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AARP Bulletin

Artists Bring Creative Aging to Care Facilities

Long-term care residents, families, caregivers are fans

Acting and art promote healthy living.

Older adults respond to stimulation and social interaction, and art, drama, dance and musical activities provide them with new ways to connect to each other and to caregivers. — Photo by Darin Back/Redux

In a study completed this year, researchers at St. Catherine University in St. Paul, Minn., looked at Minnesota-based Kairos Dance Theatre's Dancing Heart program, which offers creative dance and storytelling in long-term care facilities. They found the majority of residents' balance and memory either improved or remained the same — notable for this population — and social interaction increased.

"People who normally would not pay attention for more than five minutes were engaged for an hour and a half," says St. Catherine occupational therapist Catherine Sullivan. "The program not only triggered memories from music, but allowed people to create new ones, learn new songs, retell one another's stories and recognize each other."

Arts are a powerful way to communicate thoughts and feelings and should be essential in long-term care, says Susan Perlstein, founder of the National Center for Creative Aging (NCCA). "They give people a common language."

With federal and private grants, Perlstein and her colleagues are training health care staff to integrate creative expression into long-term care. She is also helping artists trained to work with young students parlay that expertise into helping older people. Perlstein and company will use Princeton, N.J., Clearwater, Fla., and Raleigh-Durham, N.C., as their pilot training sites.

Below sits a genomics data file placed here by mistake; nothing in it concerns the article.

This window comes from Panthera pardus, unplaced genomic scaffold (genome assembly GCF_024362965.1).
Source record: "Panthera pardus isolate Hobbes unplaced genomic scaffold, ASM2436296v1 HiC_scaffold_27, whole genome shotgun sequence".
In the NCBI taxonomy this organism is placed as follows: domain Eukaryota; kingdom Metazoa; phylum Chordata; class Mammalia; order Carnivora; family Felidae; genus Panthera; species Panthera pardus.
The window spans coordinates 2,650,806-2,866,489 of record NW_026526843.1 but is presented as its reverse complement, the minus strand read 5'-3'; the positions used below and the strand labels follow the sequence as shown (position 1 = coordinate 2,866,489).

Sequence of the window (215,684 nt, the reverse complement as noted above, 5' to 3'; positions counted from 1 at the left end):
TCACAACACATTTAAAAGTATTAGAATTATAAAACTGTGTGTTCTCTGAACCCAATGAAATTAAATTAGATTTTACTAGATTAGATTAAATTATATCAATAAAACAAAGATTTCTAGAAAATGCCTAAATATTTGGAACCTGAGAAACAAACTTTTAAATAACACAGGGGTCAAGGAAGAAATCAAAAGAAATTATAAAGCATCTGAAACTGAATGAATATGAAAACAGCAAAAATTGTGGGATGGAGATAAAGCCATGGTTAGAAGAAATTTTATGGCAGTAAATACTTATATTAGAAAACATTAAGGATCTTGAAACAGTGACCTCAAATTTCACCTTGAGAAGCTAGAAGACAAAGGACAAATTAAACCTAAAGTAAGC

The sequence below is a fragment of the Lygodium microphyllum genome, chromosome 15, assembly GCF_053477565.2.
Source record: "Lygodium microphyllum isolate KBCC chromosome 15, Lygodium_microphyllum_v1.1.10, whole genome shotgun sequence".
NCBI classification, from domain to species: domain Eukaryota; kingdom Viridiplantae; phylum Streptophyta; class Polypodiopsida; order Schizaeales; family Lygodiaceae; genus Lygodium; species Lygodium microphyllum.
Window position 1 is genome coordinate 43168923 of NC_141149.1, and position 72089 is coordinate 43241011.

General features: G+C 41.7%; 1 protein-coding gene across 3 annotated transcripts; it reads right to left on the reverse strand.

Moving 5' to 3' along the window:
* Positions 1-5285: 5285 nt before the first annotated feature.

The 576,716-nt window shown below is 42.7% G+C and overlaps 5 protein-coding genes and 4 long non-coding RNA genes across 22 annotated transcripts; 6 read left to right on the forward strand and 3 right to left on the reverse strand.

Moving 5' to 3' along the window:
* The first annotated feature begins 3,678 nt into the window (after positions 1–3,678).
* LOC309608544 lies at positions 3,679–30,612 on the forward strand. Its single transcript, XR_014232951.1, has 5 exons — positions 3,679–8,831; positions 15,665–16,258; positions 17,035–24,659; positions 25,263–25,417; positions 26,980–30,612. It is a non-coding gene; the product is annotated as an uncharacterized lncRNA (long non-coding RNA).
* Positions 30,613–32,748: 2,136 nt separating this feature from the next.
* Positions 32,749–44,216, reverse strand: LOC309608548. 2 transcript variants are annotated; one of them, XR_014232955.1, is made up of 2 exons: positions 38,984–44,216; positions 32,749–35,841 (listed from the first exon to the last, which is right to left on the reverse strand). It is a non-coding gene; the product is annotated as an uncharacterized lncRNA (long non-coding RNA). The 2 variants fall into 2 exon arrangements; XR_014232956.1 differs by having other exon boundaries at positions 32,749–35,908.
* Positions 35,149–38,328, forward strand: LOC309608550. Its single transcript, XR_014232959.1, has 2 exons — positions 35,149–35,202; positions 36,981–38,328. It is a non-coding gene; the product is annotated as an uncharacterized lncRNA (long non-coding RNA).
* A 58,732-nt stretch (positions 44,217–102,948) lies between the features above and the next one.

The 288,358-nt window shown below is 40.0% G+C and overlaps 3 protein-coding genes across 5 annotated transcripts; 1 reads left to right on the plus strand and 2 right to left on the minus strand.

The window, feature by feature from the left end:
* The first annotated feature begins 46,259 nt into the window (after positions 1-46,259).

"Learning is lifelong," says NCCA Executive Director Gay Hanna. "It doesn't stop when someone is in a nursing home."

Three programs show creative aging in action.

Dancing Heart

Maria Genné, a professional dancer and educator, believed if she could get sixth-grade boys to dance, she could get older people moving. The Dancing Heart initiative, part of her Kairos Dance Theatre, has operated in nine retirement communities in Minnesota. Next year, she expects the model to be replicated in New York, Ohio, Wisconsin and Arizona. "Dance may be physical, but it's also cognitive and social," says Genné.

Two to three professional dancers, actors and musicians oversee 20 to 25 residents for 90 minutes every week. John and Jeanette Gorman, both using walkers, are regulars. "I've had chronic pain for years, and the program helps me forget about myself," says Jeanette, 85. John's family ran a ballroom, and the couple danced for decades.

"It isn't easy getting older. Moving in itself is a big job, and sometimes upsetting," says John, 86, who believes Dancing Heart has been healing. "It makes us feel young again."

Next: Creating music in care facilities. »

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